“It is with deep sadness that I have reason to believe that a Canadian citizen, Robert Hall, held hostage in the Philippines since September 21, 2015, has been killed by his captors,” Trudeau told reporters in Ottawa.
“While Canadian officials are working closely with authorities in the Philippines to formally confirm Mr. Hall’s death, we have compelling reason to believe that reports to this effect are, unfortunately, true.”
The Islamic militant group Abu Sayyaf had set a 3 p.m. ransom deadline for June 13 for the three remaining hostages, including Hall. He was kidnapped in the Philippines last September along with Norwegian Kjartan Sekkingstad, a Filipino woman Maritess Flor, and fellow Canadian John Ridsdel, 68, who was executed by Abu Sayyaf in April.
Abu Sayyaf had demanded 300 million pesos ($8.1 million) for each of the foreigners.
Robert Hall, 50, was born in Calgary but lived in several parts of Western Canada doing a series of jobs that included selling insurance, welding and acting, according to the Globe and Mail. He sold most of his possessions to buy a sailboat, which he sailed from British Columbia to the Philippines, prior to being kidnapped last September.
“He’s an adventurer,” his stepmother Catherine Dafoe Hall told the Globe. “He’s just always looking for the next thing.”
Edmonton radio station 630 CHED confirmed Hall was retired and living in Spruce Grove when he left on his sailing trip to the Philippines. Spruce Grove is located about 11 kilometres west of Edmonton.
According to multiple media reports, Hall had intended to sail to Thailand and had started dating Maritess Flor shortly before they were abducted.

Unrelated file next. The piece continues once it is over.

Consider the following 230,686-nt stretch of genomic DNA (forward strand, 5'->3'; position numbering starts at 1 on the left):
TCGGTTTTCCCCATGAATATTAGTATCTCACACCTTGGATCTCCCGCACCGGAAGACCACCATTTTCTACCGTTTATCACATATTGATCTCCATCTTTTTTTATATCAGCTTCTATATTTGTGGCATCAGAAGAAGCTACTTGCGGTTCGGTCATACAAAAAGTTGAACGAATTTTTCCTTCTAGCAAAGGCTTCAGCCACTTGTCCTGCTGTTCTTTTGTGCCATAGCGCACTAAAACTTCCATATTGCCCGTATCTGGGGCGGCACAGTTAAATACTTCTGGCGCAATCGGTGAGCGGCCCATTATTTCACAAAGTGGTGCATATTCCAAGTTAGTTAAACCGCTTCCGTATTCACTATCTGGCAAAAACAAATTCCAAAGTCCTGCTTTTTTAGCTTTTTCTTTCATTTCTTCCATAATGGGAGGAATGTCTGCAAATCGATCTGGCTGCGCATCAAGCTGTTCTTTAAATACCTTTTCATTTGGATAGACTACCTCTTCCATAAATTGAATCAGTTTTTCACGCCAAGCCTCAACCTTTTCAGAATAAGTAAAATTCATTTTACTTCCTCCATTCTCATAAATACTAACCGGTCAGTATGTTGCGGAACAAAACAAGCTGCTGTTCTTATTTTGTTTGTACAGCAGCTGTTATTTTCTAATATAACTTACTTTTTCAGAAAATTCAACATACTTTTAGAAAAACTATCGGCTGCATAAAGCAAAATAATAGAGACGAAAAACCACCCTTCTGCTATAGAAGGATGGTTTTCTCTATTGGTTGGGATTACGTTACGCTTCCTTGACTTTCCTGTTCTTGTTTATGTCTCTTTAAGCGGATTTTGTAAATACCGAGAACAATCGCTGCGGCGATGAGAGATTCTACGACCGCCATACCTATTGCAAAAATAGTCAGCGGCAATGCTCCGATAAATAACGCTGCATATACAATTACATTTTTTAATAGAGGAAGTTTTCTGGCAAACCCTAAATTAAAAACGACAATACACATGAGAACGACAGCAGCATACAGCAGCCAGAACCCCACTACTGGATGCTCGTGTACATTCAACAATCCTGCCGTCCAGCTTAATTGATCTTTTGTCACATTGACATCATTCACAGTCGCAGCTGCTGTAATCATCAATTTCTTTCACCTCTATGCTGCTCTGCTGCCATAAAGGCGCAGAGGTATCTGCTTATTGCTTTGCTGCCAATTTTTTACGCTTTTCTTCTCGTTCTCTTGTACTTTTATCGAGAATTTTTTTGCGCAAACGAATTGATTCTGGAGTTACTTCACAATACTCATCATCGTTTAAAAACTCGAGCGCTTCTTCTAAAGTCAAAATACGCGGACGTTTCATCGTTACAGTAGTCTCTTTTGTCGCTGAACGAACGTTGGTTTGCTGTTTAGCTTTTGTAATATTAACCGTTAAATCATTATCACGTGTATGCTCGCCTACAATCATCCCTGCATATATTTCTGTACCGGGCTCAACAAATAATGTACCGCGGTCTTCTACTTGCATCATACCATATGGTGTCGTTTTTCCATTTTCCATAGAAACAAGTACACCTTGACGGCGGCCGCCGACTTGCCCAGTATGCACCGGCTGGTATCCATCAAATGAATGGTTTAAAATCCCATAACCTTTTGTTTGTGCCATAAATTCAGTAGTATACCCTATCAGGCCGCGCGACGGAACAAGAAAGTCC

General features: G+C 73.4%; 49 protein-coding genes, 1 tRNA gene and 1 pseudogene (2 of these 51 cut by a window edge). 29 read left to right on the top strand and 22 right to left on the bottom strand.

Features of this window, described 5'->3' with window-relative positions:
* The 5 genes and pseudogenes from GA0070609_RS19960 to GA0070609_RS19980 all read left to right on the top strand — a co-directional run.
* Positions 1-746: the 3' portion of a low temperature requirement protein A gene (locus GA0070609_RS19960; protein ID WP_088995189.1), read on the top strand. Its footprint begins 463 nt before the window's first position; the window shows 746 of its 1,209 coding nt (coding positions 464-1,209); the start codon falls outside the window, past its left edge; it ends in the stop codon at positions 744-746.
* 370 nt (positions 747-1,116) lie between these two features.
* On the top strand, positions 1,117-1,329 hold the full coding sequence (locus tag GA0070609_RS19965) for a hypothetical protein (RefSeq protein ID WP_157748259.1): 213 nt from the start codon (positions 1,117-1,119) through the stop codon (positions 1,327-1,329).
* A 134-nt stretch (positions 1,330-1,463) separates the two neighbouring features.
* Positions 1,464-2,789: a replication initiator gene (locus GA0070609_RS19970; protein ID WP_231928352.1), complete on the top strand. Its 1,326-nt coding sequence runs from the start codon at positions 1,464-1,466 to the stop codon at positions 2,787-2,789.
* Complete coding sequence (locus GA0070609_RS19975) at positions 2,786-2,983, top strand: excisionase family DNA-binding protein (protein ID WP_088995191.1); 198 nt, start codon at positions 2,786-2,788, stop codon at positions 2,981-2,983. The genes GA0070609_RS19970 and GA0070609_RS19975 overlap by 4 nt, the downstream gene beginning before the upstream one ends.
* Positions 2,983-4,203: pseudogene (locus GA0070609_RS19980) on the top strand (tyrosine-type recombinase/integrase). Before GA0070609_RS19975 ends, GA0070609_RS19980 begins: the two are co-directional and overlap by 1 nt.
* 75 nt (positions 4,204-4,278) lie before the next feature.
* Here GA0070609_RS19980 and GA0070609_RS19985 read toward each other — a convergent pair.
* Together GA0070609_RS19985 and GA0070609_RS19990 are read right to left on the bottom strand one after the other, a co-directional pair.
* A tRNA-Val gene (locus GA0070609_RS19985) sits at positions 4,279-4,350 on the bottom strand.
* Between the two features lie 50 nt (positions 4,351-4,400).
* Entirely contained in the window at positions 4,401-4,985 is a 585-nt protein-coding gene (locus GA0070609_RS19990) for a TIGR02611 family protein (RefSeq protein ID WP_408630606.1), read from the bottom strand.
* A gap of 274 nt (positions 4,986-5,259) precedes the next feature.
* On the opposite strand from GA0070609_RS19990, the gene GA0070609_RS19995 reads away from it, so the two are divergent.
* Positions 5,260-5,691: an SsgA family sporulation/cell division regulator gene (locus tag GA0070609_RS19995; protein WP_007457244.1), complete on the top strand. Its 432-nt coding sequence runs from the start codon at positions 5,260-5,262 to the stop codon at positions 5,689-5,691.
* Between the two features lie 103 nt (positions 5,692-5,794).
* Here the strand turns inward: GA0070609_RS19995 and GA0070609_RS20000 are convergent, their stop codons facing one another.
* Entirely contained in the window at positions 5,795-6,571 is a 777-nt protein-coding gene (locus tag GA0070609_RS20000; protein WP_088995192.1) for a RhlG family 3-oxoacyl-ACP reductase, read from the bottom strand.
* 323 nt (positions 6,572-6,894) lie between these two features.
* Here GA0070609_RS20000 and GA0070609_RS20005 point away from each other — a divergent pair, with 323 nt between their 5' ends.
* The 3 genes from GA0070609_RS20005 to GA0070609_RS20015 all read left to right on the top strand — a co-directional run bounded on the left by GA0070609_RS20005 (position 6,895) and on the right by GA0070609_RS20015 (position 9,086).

Hall last appeared in a video released in May by Abu Sayyaf where he called on the Filipino and Canadian government to help save him and the other hostages. In April, the militants released a video showing Ridsdel being beheaded.
The condition of the other hostages in not known.
WATCH: Philippines to hunt down terrorists who beheaded John Ridsdel
“I appeal to my family, the Philippine government, and the Canadian government,” Hall said in the video.
“My specific appeal is to the Canadian government who I know has the capacity to get us out of here. I wonder what they are waiting for.”
During a G7 summit last month, Trudeau urged his fellow leaders not to pay ransom for hostages. He said the Canadian flag should not be “a target when worn on a backpack around the world.”
WATCH: Prime Minister Trudeau says paying ransom ‘would put a target on every Canadian’
On Monday, the Canadian prime minister offered his condolences to the family and friends of Hall while condemning the “cold-blooded and senseless murder.”
“With the tragic loss of two Canadians, I want to reiterate that terrorist hostage-takings only fuel more violence and instability. Canada will not give into their fear-mongering tactics and despicable attitude toward the suffering of others,” Trudeau said.
“This is precisely why the government of Canada will not and cannot pay ransoms for hostages to terrorists groups.”
Abu Sayyaf is known as a violent militant group in the southwestern Philippines, with links to the Islamic State. It has been blamed for several bloody terrorist attacks in the country and kidnapping of foreigners.